This month, at the Paris fashion shows, designer Alexander McQueen’s collection for the house of Givenchy featured an austere black Victorian crinoline, whose heavy satin folds and ruched white petticoats parted at the front to reveal leather biker trousers worn underneath. Very ‘now’, this Victorian-biker look; so postmodern, this raiding of the dressing-up box of history. Fashion designers, it seems, are the best at translating the spirit of our edgy age into visible, material form. And this, if we go along with recent exhibitions in Florence and London, means that fashion should be included in any consideration of Art.footnote1
It was in a spirit akin to McQueen’s eclecticism that the exhibition Addressing the Century: 100 Years of Art and Fashion at the Hayward Gallery in London set out to explore the overlapping between art and fashion in this century. On display was a fantastic array of items: clothes, shoes and hats designed by artists and by designers, fashion photography that aspired to the condition of fine art, works by contemporary artists in which clothing featured prominently. However, the suggestion of the exhibition was not that the worlds of art and fashion have enjoyed a continuously close and productive relationship throughout the last one hundred years; rather, it focused on five loosely-defined key ‘moments’ when there has been a trading of ideas and a shared aesthetic.
The first of these ‘moments’, each of which roughly defined a section of the exhibition, was entitled ‘Decoration’, and explored ‘the birth of
Upstairs at the Hayward, in ‘Function’, the seductive surfaces of this first section gave way to the second ‘moment’—the 1920s—when ‘the taste for decoration and luxury gave way to the demands of function and mass production’. This was an austere and rationalist modernism, a modernism of geometric lines and political utopianism. Thus we were shown the uniforms and theatrical designs of the Russian constructivists, and the more garish garb of Italian futurism, for whom clothing was one arena in which everyday life could be infused with the dynamism of revolution. The third ‘moment’ covered by the exhibition was ‘Fantasy’, exploring the relationship between surrealism and fashion into the 1930s. Here, wearable versions of surrealist fantasy included Elsa Schiaparelli’s boots made with monkey hair, and Salvador Dalí’s Aphrodisiac Dinner Jacket, studded with tiny glasses of crème de menthe. Also in this section were reconstructions of the mannequins made by Duchamp, Man Ray and other surrealist artists for the 1938 Paris exhibition.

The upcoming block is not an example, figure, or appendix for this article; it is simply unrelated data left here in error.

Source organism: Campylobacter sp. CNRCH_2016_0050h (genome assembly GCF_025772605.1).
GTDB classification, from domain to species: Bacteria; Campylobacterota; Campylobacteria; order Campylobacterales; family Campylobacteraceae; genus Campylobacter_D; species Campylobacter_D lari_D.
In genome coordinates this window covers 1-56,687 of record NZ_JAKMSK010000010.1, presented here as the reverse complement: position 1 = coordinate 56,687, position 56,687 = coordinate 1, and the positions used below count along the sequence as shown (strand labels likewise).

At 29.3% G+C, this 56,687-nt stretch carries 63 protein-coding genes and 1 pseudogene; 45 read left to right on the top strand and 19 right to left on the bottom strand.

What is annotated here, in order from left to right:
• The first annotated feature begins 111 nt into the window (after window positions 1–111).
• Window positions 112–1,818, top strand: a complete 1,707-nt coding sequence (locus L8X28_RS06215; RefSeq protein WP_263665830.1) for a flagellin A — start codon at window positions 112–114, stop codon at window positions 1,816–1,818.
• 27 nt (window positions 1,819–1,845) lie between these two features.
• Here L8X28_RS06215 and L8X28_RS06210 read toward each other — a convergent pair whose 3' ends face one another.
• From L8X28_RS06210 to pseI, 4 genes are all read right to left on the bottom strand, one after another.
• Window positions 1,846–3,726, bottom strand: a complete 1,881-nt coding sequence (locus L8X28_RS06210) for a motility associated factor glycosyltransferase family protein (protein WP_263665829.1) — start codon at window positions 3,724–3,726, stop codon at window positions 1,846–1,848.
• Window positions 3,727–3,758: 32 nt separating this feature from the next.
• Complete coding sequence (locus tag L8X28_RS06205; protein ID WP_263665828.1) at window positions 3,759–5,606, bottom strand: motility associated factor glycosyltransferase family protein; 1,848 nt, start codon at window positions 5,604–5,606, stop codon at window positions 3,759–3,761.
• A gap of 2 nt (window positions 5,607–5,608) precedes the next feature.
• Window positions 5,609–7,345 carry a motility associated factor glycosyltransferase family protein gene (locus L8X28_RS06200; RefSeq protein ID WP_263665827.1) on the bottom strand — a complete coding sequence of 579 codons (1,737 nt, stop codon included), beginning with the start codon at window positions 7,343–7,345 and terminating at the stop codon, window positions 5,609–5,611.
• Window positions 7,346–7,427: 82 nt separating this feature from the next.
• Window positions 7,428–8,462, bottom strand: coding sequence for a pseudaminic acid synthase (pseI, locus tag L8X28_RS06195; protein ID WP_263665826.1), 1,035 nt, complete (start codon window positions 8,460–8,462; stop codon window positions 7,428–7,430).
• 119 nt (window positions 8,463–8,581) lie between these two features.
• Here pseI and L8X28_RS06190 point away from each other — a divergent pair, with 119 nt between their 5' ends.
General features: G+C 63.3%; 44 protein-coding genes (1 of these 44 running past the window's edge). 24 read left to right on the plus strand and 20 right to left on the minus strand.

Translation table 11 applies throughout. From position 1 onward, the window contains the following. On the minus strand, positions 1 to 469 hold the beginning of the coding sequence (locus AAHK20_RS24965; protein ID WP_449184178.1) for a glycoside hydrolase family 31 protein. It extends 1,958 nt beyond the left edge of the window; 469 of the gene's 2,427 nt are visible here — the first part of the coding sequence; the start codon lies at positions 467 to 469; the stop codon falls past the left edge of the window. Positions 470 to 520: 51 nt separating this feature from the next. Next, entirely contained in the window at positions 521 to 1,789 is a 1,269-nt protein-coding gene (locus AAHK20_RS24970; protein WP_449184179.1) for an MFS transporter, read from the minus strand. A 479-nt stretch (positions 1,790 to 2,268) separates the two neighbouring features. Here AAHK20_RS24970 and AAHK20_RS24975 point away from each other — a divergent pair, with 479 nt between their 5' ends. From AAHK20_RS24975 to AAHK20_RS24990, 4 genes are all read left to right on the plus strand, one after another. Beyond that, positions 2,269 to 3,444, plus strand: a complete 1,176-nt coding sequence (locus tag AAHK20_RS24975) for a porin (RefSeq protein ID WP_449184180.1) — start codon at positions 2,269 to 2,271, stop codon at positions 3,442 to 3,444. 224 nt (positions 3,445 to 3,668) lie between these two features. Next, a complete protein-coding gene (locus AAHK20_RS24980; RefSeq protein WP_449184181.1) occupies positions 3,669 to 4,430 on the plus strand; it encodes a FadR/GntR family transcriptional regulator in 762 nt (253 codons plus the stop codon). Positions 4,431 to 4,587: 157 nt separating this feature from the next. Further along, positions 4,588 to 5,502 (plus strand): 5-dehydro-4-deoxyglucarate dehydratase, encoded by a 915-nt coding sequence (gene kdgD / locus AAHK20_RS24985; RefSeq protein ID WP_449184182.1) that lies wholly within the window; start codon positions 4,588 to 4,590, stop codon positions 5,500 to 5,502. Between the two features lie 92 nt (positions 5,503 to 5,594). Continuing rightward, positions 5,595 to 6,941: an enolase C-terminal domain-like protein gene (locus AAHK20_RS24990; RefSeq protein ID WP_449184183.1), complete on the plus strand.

Downstairs again, and the exhibition turned its gaze on the 1960s, the next point at which there was ‘an explosion of creativity’ and exchange of ideas between the worlds of art and fashion. In this ‘Performance’ section, designers and artists were experimenting with new materials: disposable paper frocks, more permanent evening dresses made from metal. Meanwhile, the new performance art was using dress as a central feature. Artists’ interest in clothing as a medium for ideas was continued in the final section of the exhibition, broadly devoted to the contemporary scene, and entitled ‘Convergence’. Here, it was hard to tell which works had been made by artists, and which by fashion designers, in the polymorphous mix- and-match of postmodernism; there was a garment knitted from human hair, and one made of thistledown. Here was an invitation card for a Comme des Garçons show designed by Cindy Sherman, and a gingham dress that was more like a piece of soft sculpture. And this last section was the cultural ‘moment’ of which the exhibition saw itself as very much a part.